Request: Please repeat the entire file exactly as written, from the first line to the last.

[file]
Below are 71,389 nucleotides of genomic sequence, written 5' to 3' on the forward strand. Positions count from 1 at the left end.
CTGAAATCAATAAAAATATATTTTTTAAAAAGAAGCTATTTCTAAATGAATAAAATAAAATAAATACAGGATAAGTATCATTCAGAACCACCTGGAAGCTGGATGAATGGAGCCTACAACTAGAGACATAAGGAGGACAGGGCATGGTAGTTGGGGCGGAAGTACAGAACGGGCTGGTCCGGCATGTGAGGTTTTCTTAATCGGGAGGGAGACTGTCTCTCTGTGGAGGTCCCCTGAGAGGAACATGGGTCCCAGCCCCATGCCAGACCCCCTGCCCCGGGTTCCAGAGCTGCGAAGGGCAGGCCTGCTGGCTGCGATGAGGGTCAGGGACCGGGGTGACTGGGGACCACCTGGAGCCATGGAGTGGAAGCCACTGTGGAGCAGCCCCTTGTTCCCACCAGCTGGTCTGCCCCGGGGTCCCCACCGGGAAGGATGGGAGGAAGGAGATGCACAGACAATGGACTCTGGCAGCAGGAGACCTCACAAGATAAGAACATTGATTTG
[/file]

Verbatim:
Below are 71,389 nucleotides of genomic sequence, written 5' to 3' on the forward strand. Positions count from 1 at the left end.
CTGAAATCAATAAAAATATATTTTTTAAAAAGAAGCTATTTCTAAATGAATAAAATAAAATAAATACAGGATAAGTATCATTCAGAACCACCTGGAAGCTGGATGAATGGAGCCTACAACTAGAGACATAAGGAGGACAGGGCATGGTAGTTGGGGCGGAAGTACAGAACGGGCTGGTCCGGCATGTGAGGTTTTCTTAATCGGGAGGGAGACTGTCTCTCTGTGGAGGTCCCCTGAGAGGAACATGGGTCCCAGCCCCATGCCAGACCCCCTGCCCCGGGTTCCAGAGCTGCGAAGGGCAGGCCTGCTGGCTGCGATGAGGGTCAGGGACCGGGGTGACTGGGGACCACCTGGAGCCATGGAGTGGAAGCCACTGTGGAGCAGCCCCTTGTTCCCACCAGCTGGTCTGCCCCGGGGTCCCCACCGGGAAGGATGGGAGGAAGGAGATGCACAGACAATGGACTCTGGCAGCAGGAGACCTCACAAGATAAGAACATTGATTTG